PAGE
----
Sailing from United States
Setting sail from Los Angeles
The sprawling, sun-kissed city of Los Angeles needs little introduction. It's an energetic, creative place with cultural riches to match any world city, home to Hollywood glamour, the iconic beaches of Venice and Santa Monica, and affluent, image-conscious Beverley Hills. Yes, there is a lot of traffic on the 12-lane freeways that criss-cross the city, but there are also plenty of green spaces away from the crowds, and a vibrant restaurant scene. The City of Angels may not be everyone's cup of tea, but no trip to California is complete without experiencing this buzzing metropolis.
Shopping in Rodeo Drive – if only for the people watching opportunities!
United States: Nawiliwili
Nawiliwili is the main port on Kaua’i, the oldest of the Hawaiian islands. This lush landscape of spectacular waterfalls and jungle-clad mountains is criss-crossed by the only navigable rivers in Hawaii, and has been used as a backdrop in films including ‘Raiders of the Lost Ark’ and ‘Jurassic Park’.
United States: Honolulu
If the word Honolulu makes you think of deserted beaches and dusky maidens, think again! Despite its remote location in the North Pacific, Honolulu is busy busy, in particular the boisterous, touristy Waikiki beach.
United States: Hilo
Hilo is located on the east coast of Hawaii’s Big Island, a lush region of verdant rainforests, botanical gardens and gushing waterfalls. In the 1800s this was an important centre for the sugar industry, and the surviving plantation-era architecture gives downtown Hilo its uniquely quaint appearance.
French Polynesia: Nuku Hiva
Nuku Hiva is the largest of the Marquesas, an island of towering basalt peaks, cliffs and canyons, carpeted with verdant jungle. From the pretty little capital, Taiohae, you can strike out into the unspoilt countryside in search of the island’s many archaeological sites.
French Polynesia: Rangiroa
The Rangiroa atoll is one of the biggest in the world, a ring of over 400 motu (islets) surrounding a vast lagoon. This stunning area is a popular destination for divers and snorkellers, and the waters are home to marine life including sea turtles, bottlenose dolphins, hammerhead sharks and manta rays.
French Polynesia: Papeete
Papeete is the capital of French Polynesia, situated on the northwest coast of Tahiti. The port is not the most magical spot, so we advise venturing forth to luxuriate in the turquoise lagoons, relax on the white sand beaches fringed with palm trees, and explore the rugged mountain peaks.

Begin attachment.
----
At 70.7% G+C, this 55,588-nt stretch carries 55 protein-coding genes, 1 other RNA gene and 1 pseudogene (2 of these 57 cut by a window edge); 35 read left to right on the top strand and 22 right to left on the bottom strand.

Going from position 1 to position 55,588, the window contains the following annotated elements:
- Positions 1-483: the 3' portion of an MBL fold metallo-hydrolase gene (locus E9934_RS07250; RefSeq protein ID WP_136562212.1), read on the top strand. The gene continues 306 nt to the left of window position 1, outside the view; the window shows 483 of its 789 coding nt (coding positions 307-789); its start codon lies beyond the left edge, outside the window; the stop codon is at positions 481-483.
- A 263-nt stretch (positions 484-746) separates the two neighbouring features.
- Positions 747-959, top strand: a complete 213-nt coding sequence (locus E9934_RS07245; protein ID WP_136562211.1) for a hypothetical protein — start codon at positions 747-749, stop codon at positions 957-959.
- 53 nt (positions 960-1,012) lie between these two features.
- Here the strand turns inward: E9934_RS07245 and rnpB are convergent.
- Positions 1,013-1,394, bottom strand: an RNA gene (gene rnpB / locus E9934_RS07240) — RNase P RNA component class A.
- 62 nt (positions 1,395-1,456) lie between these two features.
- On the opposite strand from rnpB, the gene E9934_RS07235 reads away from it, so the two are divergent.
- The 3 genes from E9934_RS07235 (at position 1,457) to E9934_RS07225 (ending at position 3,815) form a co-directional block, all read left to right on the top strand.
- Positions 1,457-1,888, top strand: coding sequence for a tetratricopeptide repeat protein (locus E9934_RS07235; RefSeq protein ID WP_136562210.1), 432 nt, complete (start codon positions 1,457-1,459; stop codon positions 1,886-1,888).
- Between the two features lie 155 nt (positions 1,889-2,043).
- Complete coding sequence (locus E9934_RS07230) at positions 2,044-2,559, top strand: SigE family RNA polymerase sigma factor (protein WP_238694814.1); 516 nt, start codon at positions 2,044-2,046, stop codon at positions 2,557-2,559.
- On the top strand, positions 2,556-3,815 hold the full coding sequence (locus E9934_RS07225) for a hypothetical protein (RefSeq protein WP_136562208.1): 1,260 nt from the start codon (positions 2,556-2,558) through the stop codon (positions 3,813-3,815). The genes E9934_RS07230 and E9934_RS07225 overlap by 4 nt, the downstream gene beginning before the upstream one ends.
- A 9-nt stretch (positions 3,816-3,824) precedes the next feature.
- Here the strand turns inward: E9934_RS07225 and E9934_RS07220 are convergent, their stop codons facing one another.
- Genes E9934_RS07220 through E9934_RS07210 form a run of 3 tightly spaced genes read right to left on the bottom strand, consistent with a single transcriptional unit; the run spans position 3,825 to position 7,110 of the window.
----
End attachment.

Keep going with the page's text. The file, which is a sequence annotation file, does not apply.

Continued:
French Polynesia: Bora Bora
Bora Bora is the very definition of idyllic, a diminutive Polynesian island dominated by rainforest-clad volcanic peaks, overlooking an electric blue lagoon ringed by coral reefs. The beaches and over-water bungalows are particularly popular with honeymooners, and the clear waters of the lagoon are perfect for snorkelling.
American Samoa: Pago Pago
The little fishing town of Pago Pago is the capital of American Samoa, a rarely visited but utterly enchanting archipelago in the South Pacific. Pago Pago sits on a beautiful natural bay on the island of Tutuila, a lush and mountainous place where Polynesian traditions remain strong.
Suva is Fiji’s bustling capital, situated on the southeast coast of Viti Levu on a fine natural harbour. This is one of the more attractive port cities in the South Pacific, with a handsome core of colonial buildings that hark back to the days when Fiji was an outpost of the British Empire. The colourful wooden buildings of Cumming Street are particularly pretty.
Lautoka is Fiji’s second largest city, known as the ‘Sugar City’ due to its important role in the local sugarcane industry. The waterfront area is pleasant enough, but we’d recommend using Lautoka as a jumping off point to visit some of the smaller surrounding islands, or the forests and waterfalls of the interior.
New Zealand: Bay of Islands
The beautiful Bay of Islands is scattered with some 150 undeveloped islands, an idyllic landscape of bright skies, secluded beaches and clear blue waters. The bay was also the site of the first permanent British settlement in New Zealand, and it was here that the Treaty of Waitangi was signed in 1840 between the British Crown and the Maori chiefs.
New Zealand: Auckland